Batman… forever

Celebrate 80 years of Batman by taking a look at five of his most influential stories.

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Batman… forever

Russell Spacy, Freelance Writer

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This year marks a momentous year for the Dark Knight and the man under the mask, Bruce Wayne, as fans celebrate his 80th anniversary. With the release of its 1,000th issue on March 27, Detective Comics, the series that first introduced Batman, becomes the second line in DC’s repertoire of comic books to hit that publishing milestone. Created in early 1939 by Bob Kane, Batman has become ingrained into today’s popular culture. Over the years, many prominent stories have become essential to the Batman mythos, these are the Caped Crusader’s five best comic book stories.

5. “The Killing Joke”

Written in 1988 by Alan Moore and illustrated by Brian Bolland, “The Killing Joke” has become famous for its hyper-graphic imagery and for giving the Joker a loose origin story through flashbacks. Throughout the main story, the Joker strives to break Commissioner Jim Gordon, proving to Batman it only takes one bad day for anyone to go as crazy as him. This graphic novel proved to shake up the status of Jim’s daughter Barbara Gordon, who was forced to retire as Batgirl after an injury sustained from the Joker. She later became Batman’s technology and surveillance guru, codenamed Oracle. This story shows just how far the Joker will go to fight against Batman and his allies.

4. “Batman: Year One”

Written in 1987 by Frank Miller and illustrated by David Mazzucchelli, “Batman: Year One” has become the definitive look at the early days of Batman since it takes place during the first year Bruce Wayne put on the cowl. On the flip side,  the story introduces Lieutenant Jim Gordon, who has just relocated to Gotham and his journey of learning the ins and out of the city. This book redefined Batman’s origin for the modern era, becoming the standard adaptation for the character’s origin stories, and even inspiring Christopher Nolan’s “The Dark Knight” series. The story also shows the reader the seminal relationship that develops between Gordon and Batman, forever entwining their lives.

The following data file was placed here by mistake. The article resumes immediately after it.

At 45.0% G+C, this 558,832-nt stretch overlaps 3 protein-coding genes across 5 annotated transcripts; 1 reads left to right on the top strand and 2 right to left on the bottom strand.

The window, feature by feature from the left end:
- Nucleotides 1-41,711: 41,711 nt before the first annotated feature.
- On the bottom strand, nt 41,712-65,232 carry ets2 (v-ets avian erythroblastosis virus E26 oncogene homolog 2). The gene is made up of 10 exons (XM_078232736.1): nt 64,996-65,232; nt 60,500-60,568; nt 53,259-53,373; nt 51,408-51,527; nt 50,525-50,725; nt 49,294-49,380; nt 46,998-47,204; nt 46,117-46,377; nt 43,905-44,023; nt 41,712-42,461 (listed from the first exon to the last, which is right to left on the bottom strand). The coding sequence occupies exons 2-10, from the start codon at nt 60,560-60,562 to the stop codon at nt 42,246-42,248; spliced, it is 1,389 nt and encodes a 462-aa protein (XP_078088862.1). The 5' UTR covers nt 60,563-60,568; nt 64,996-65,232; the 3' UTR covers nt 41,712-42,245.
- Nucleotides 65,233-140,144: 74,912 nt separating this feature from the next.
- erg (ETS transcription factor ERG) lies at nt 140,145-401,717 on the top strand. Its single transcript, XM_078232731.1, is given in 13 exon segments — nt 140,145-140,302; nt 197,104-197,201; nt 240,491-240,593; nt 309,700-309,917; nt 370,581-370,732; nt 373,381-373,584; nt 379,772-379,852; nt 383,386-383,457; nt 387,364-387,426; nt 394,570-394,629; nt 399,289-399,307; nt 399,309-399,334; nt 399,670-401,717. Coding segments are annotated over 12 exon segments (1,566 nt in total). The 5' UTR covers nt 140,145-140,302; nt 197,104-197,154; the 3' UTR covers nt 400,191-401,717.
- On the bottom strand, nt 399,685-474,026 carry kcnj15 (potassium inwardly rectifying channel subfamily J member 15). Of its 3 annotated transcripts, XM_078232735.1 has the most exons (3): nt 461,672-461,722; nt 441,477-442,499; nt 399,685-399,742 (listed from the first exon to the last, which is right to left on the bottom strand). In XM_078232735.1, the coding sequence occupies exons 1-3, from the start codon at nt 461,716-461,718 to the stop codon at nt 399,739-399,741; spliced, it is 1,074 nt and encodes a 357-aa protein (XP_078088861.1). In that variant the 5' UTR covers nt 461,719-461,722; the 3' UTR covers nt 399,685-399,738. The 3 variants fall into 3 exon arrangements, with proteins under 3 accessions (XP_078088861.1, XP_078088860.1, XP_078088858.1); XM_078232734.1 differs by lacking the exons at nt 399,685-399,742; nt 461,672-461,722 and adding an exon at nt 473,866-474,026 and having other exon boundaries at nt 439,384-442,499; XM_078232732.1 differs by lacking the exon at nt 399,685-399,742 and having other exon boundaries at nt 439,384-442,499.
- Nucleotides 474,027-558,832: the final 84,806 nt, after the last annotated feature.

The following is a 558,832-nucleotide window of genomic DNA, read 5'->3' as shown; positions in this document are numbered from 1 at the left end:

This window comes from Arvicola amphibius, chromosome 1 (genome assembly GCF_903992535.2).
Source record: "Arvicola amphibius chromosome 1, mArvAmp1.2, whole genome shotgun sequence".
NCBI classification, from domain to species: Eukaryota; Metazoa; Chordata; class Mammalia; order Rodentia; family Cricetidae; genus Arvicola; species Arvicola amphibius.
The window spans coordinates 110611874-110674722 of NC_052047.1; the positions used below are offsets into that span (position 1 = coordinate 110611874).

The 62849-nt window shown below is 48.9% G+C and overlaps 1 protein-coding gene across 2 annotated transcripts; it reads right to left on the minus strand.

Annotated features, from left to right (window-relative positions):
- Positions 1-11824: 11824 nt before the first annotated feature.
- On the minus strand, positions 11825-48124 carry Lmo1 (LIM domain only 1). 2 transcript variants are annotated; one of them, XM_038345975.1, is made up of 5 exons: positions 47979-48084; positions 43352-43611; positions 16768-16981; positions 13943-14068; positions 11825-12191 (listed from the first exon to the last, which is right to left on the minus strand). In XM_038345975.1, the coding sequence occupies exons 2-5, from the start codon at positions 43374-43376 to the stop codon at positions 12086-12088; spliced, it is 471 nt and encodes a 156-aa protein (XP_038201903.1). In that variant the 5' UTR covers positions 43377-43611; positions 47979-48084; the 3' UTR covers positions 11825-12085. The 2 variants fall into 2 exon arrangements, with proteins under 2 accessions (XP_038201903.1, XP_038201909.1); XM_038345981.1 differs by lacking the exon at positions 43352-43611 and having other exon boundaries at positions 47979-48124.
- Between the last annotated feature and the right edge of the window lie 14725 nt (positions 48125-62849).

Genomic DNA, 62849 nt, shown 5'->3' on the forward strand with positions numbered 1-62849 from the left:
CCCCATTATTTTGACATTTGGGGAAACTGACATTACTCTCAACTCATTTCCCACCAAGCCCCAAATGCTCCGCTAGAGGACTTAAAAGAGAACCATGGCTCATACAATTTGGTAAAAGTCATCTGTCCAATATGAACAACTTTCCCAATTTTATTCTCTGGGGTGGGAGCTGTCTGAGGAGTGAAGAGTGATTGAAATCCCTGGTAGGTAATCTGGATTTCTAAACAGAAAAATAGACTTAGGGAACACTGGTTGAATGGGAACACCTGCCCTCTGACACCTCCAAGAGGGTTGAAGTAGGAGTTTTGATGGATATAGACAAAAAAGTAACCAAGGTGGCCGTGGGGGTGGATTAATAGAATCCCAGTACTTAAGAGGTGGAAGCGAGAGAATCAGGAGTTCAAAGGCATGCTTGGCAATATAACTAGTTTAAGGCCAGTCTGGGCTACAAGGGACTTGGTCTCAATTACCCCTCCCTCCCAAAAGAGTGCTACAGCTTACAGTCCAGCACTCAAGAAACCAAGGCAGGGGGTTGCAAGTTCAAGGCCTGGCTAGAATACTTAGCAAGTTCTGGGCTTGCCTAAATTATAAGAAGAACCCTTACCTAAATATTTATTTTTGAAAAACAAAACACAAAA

3. “Batman: Hush”

Written in 2002 by Jeph Loeb and illustrated by Jim Lee, “Batman: Hush” is one of Batman’s more personal stories, following new villain Hush who is hell-bent on breaking Batman. As he does, it becomes apparent that Hush knows Bruce Wayne’s secret. This story is great because it demonstrates Batman’s detective skills while also bringing in many of his greatest villains as supporting characters, proving just how twisted this new villain could be. Additionally, Jim Lee’s art is absolutely phenomenal and worth reading just to see his illustrations of Batman, his villains and his many allies.

2. “Batman: Under the Red Hood”

Written in 2004 by Judd Winick and primarily illustrated by Doug Mahnke, “Batman: Under the Red Hood” has become known for resurrecting Batman’s second Robin from the dead. Through the story, a new player comes on the scene to take control of the street crime scene by killing most violent criminals. As Batman tries to solve the identity of this mystery man, he is confronted with the realization that this new player was Jason Todd, the Robin murdered by the Joker in what Batman came to consider his biggest failure. This story ponders whether or not Batman would be more effective in stopping crime if he killed the villains and street criminals he meets.

1. “The Dark Knight Returns”

Written in 1986 by Frank Miller and illustrated by both Miller and Klaus Janson, “The Dark Knight Returns” is considered by many as the greatest Batman story ever told. The story takes place in a dystopian future, where an aging Bruce Wayne has retired the cape and cowl, leaving Gotham at its worst. Finally deciding that  enough is enough, Wayne returns but faces opposition from both the Gotham Police and the United States government, who send Superman to convince him to retire again. This graphic novel is credited with making the character of Batman much grittier, even inspiring Ben Affleck’s representation of the character in Zach Snyder’s Batman v. Superman: Dawn of Justice.

The mythos of the Caped Crusader has ingrained itself into our society as a hero who fights for justice, and a hero who protects the innocent, something everyone can try to emulate.

As Batman says in Christopher Nolan’s film “The Dark Knight Rises,” “A hero can be anyone. Even a man doing something as simple and reassuring as putting a coat around a young boy’s shoulders to let him know that the world hadn’t ended.”